Niklas Rach


From Argument Search to Argumentative Dialogue: A Topic-independent Approach to Argument Acquisition for Dialogue Systems
Niklas Rach | Carolin Schindler | Isabel Feustel | Johannes Daxenberger | Wolfgang Minker | Stefan Ultes
Proceedings of the 22nd Annual Meeting of the Special Interest Group on Discourse and Dialogue

Despite the remarkable progress in the field of computational argumentation, dialogue systems concerned with argumentative tasks often rely on structured knowledge about arguments and their relations. Since the manual acquisition of these argument structures is highly time-consuming, the corresponding systems are inflexible regarding the topics they can discuss. To address this issue, we propose a combination of argumentative dialogue systems with argument search technology that enables a system to discuss any topic on which the search engine is able to find suitable arguments. Our approach utilizes supervised learning-based relation classification to map the retrieved arguments into a general tree structure for use in dialogue systems. We evaluate the approach with a state of the art search engine and a recently introduced dialogue model in an extensive user study with respect to the dialogue coherence. The results vary between the investigated topics (and hence depend on the quality of the underlying data) but are in some instances surprisingly close to the results achieved with a manually annotated argument structure.


Evaluation of Argument Search Approaches in the Context of Argumentative Dialogue Systems
Niklas Rach | Yuki Matsuda | Johannes Daxenberger | Stefan Ultes | Keiichi Yasumoto | Wolfgang Minker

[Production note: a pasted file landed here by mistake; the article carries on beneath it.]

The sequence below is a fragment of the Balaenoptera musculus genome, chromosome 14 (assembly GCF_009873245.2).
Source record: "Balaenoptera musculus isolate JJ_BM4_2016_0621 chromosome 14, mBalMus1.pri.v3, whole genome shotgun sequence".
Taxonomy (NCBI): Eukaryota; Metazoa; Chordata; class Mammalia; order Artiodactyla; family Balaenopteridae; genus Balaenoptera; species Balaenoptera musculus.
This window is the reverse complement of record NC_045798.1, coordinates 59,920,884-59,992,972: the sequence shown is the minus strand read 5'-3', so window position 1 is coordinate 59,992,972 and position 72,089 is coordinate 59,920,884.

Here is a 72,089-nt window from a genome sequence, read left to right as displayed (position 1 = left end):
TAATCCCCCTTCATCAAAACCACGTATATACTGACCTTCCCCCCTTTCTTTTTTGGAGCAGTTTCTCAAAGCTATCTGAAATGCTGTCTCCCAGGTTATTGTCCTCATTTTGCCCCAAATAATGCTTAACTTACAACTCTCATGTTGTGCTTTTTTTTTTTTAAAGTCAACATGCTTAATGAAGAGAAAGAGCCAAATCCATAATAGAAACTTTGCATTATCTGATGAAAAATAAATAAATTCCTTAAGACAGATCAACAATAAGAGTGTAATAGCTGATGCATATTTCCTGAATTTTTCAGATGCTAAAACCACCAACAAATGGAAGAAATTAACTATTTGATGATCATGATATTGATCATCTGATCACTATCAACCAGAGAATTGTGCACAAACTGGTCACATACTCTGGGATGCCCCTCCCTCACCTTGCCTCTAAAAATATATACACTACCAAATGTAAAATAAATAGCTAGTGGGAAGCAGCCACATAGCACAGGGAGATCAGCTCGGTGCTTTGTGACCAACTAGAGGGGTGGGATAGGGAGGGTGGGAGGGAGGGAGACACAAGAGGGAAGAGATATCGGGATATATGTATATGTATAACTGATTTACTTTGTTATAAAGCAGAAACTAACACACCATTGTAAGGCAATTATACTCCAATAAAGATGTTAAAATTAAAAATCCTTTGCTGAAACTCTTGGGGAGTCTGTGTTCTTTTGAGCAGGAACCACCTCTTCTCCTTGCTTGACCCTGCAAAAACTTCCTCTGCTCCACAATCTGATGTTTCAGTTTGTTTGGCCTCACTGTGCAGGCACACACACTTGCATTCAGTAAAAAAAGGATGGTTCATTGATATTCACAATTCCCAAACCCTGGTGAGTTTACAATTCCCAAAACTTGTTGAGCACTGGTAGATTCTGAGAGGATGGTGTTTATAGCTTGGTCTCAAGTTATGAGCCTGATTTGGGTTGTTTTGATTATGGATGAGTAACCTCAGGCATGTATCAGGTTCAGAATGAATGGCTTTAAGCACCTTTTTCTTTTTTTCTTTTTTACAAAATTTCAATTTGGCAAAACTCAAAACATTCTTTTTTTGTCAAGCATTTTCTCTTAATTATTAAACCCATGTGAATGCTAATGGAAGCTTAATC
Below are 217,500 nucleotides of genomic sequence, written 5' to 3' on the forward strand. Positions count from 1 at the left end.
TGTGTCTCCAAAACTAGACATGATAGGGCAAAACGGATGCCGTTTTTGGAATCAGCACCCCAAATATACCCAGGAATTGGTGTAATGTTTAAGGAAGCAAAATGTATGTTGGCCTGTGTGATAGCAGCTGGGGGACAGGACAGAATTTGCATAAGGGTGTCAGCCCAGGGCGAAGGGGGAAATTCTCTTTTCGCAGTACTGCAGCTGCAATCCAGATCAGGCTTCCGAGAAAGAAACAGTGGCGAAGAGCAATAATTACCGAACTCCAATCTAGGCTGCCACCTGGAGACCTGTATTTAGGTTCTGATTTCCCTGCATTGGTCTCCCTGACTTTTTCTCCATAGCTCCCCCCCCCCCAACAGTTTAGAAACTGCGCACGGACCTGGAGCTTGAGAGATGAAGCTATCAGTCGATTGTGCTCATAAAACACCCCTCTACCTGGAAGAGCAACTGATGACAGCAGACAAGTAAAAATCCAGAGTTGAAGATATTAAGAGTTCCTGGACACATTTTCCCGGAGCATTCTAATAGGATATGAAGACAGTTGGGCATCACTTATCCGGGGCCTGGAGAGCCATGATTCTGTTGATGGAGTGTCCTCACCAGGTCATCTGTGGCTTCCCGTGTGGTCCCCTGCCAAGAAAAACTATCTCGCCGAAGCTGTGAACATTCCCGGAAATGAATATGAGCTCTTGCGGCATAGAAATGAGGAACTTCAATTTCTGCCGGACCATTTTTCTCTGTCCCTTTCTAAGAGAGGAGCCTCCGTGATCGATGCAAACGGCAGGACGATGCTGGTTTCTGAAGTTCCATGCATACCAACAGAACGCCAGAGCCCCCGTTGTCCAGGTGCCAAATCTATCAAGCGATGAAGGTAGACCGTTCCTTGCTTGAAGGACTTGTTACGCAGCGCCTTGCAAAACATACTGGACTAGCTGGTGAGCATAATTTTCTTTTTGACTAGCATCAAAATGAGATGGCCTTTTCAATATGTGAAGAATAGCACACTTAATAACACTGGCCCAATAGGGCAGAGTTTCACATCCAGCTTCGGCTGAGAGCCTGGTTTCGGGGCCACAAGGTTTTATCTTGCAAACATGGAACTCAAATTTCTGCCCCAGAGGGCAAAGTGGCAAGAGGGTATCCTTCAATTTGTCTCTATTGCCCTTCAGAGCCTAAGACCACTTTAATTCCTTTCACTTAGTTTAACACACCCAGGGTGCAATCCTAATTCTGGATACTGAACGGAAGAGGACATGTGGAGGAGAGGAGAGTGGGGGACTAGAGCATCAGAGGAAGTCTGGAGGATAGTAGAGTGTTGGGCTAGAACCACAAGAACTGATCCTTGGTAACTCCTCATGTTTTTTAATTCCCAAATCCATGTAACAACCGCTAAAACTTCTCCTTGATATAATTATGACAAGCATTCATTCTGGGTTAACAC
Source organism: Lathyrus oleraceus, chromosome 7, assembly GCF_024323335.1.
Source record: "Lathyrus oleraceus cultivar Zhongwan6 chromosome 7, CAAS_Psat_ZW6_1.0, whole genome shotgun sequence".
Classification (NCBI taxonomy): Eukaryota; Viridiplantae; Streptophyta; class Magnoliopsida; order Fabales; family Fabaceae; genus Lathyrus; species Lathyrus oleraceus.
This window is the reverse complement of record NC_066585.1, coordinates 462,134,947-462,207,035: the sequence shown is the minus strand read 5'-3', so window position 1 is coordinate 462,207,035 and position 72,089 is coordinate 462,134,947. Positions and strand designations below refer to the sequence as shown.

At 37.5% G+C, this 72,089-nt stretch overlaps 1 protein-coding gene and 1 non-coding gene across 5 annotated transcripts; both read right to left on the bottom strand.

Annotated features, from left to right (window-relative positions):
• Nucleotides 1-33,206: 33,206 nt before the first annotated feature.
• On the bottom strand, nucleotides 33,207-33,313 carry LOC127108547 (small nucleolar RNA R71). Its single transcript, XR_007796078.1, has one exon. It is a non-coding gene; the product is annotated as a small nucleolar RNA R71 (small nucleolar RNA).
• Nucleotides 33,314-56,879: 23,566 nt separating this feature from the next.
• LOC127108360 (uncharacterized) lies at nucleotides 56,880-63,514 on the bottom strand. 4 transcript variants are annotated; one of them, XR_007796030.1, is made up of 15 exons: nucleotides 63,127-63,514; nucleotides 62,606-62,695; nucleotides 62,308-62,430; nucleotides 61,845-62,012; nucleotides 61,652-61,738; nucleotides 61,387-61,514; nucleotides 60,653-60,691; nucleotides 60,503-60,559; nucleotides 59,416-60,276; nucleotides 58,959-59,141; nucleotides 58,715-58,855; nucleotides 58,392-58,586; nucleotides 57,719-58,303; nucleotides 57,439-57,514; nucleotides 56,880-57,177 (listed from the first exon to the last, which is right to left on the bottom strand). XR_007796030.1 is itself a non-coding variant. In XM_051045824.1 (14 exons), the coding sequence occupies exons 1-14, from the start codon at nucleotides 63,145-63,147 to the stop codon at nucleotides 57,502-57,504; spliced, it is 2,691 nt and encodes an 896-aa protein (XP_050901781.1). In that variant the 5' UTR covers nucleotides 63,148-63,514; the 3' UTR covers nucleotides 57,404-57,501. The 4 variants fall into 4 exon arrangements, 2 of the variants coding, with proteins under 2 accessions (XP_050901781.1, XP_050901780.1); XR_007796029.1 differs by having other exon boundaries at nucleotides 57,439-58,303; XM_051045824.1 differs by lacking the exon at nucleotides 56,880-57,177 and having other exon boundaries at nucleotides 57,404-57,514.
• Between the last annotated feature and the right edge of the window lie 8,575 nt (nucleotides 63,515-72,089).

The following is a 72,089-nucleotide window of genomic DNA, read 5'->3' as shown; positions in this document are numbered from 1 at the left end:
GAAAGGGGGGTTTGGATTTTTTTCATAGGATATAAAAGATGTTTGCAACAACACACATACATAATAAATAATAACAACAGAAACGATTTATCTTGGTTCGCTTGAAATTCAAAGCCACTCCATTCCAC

Proceedings of the Twelfth Language Resources and Evaluation Conference

We present an approach to evaluate argument search techniques in view of their use in argumentative dialogue systems by assessing quality aspects of the retrieved arguments. To this end, we introduce a dialogue system that presents arguments by means of a virtual avatar and synthetic speech to users and allows them to rate the presented content in four different categories (Interesting, Convincing, Comprehensible, Relation). The approach is applied in a user study in order to compare two state of the art argument search engines to each other and with a system based on traditional web search. The results show a significant advantage of the two search engines over the baseline. Moreover, the two search engines show significant advantages over each other in different categories, thereby reflecting strengths and weaknesses of the different underlying techniques.


On the Vector Representation of Utterances in Dialogue Context
Louisa Pragst | Niklas Rach | Wolfgang Minker | Stefan Ultes
Proceedings of the Eleventh International Conference on Language Resources and Evaluation (LREC 2018)


Interaction Quality Estimation Using Long Short-Term Memories
Niklas Rach | Wolfgang Minker | Stefan Ultes
Proceedings of the 18th Annual SIGdial Meeting on Discourse and Dialogue

For estimating the Interaction Quality (IQ) in Spoken Dialogue Systems (SDS), the dialogue history is of significant importance. Previous works included this information manually in the form of precomputed temporal features into the classification process. Here, we employ a deep learning architecture based on Long Short-Term Memories (LSTM) to extract this information automatically from the data, thus estimating IQ solely by using current exchange features. We show that it is thereby possible to achieve competitive results as in a scenario where manually optimized temporal features have been included.